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Playwright Joan MacLeod at her home in Victoria, B.C., in 2009. She has been nominated for the 2011 Siminovitch Prize. (Deddeda Stemler for The Globe and Mail)
Playwright Joan MacLeod at her home in Victoria, B.C., in 2009. She has been nominated for the 2011 Siminovitch Prize. (Deddeda Stemler for The Globe and Mail)

Theatre

Prestigious Siminovitch theatre prize coming to an end Add to ...

The Siminovitch Prize in theatre, at $100,000 one of the country’s most valuable and prestigious arts awards, is coming to an end after a 12-year run this year.

Notice of the termination of the annual prize, which since 2001 has honoured theatre professionals in a variety of disciplines, was included this week in the last paragraph of a release announcing the call for nominations for its 2012 edition.

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No reason is given in the release for ending the prize, which was created to honour noted Canadian medical scientist Lou Siminovitch, 91, and his wife, Elinore, a Toronto playwright who died at 72 in 1995. A call and an e-mail directed to Joseph Rotman, chair of the Canada Council for the Arts, founder of the Clairvest equity group and one of the six families that helped found the Siminovitch prize, were not returned on Thursday.

One of the three Siminovitch children, Dr. Katherine Siminovitch, said in a brief interview that she had “just found out about [the termination]myself” and could offer no explanation. “It’s very disappointing, to say the least.”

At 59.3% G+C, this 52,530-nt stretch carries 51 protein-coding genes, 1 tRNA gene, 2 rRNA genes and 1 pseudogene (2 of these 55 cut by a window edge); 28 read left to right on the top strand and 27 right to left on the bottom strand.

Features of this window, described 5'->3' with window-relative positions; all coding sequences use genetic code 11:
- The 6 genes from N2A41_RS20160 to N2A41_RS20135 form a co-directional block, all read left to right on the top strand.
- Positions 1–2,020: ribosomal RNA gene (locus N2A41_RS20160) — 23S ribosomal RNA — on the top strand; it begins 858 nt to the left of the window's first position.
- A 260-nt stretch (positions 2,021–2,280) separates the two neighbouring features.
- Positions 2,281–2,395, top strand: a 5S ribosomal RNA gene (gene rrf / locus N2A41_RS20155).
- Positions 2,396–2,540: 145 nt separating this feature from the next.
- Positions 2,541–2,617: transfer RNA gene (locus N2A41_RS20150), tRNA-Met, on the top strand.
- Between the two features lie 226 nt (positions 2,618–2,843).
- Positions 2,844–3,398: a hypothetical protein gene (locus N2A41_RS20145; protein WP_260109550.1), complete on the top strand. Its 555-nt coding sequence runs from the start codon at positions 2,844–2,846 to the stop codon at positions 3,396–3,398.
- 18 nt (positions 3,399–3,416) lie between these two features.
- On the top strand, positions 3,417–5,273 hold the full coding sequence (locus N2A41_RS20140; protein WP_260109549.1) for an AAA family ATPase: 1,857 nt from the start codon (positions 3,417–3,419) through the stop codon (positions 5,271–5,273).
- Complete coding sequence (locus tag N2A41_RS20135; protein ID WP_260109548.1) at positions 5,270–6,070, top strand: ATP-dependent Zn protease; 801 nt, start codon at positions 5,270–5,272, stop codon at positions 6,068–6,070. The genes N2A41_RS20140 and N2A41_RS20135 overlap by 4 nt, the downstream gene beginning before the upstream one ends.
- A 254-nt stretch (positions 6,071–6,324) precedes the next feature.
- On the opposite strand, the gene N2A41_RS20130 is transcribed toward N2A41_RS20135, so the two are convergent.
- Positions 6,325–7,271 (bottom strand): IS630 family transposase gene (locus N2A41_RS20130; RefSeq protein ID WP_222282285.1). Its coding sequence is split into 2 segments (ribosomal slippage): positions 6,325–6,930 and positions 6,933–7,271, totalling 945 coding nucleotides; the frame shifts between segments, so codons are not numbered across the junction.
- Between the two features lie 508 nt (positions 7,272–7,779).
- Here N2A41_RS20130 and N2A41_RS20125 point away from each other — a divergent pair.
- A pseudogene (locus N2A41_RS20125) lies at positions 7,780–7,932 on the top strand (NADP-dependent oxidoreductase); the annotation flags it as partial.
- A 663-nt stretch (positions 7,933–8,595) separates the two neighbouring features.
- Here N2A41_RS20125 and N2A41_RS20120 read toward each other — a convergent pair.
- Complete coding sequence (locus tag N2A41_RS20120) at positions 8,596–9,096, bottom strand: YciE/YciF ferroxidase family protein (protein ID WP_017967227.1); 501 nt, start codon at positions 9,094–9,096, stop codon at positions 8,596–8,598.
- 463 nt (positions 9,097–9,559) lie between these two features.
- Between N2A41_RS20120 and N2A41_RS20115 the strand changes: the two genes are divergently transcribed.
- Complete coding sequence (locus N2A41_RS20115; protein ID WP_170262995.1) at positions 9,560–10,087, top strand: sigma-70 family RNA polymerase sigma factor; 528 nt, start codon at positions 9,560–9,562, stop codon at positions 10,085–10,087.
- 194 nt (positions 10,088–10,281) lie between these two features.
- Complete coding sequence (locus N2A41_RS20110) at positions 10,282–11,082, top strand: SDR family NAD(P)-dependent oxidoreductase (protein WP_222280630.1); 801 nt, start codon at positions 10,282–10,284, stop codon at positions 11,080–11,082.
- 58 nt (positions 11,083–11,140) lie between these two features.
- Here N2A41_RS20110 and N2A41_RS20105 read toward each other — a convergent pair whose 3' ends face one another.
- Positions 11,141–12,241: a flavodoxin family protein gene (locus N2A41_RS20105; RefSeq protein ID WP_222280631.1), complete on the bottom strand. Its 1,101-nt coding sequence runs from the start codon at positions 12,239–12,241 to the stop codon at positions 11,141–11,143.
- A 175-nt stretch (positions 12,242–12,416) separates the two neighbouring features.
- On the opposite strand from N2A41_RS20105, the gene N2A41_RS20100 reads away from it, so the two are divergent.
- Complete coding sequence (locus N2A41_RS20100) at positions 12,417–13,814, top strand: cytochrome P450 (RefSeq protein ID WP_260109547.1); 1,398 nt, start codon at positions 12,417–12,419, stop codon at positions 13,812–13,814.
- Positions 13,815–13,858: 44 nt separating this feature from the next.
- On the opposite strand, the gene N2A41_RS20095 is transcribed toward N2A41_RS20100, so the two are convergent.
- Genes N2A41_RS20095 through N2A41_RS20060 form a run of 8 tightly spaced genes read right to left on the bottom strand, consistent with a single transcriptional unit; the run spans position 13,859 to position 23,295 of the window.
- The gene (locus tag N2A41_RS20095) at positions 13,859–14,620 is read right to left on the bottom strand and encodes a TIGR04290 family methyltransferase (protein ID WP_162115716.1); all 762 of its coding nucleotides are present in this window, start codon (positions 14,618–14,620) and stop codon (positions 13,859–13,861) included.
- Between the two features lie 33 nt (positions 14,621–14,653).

The award was conceived and backed by a who’s who of prominent Canadians and Canadian institutions. Besides Mr. Rotman and his wife, Sandra, founders included former BMO president Tony Comper and his wife, Elizabeth; Novopharm founder Leslie Dan and his wife, Anna; Allelix Biopharmaceuticals chairman John Evans and his wife, Gay; kidney transplant expert Dr. Cal Stiller and his wife, Angie; plus Larry Tanenbaum, chair of Maple Leaf Sports and Entertainment, and his wife, Judy. The six institutional backers include BMO Financial, the University of Toronto, Mount Sinai Hospital (Toronto), Toronto’s Baycrest Centre for Geriatric Care, the J.P. Bickell Foundation and SickKids Foundation.

The Siminovitch prize was established to recognize, by jury evaluation, an artist in mid-career “who has contributed significantly to the fabric of theatrical life through a total body of work.” Directors, playwrights and designers (set, costume, lighting, sound) were considered in cycles.

This year, for instance, nominations, due June 8, are restricted to designers; last year, it was for playwrights only. The shortlist for the 2012 prize is to be announced in September and the winner named in November. The $100,000 prize has been traditionally split in two, with $75,000 going to the winner, the remainder to a protégé chosen by the winner.

Among previous Siminovitch laureates are playwrights Joan MacLeod and John Mighton, directors Daniel Brooks and Brigitte Haentjens, designers Louise Campeau and Dany Lyne.

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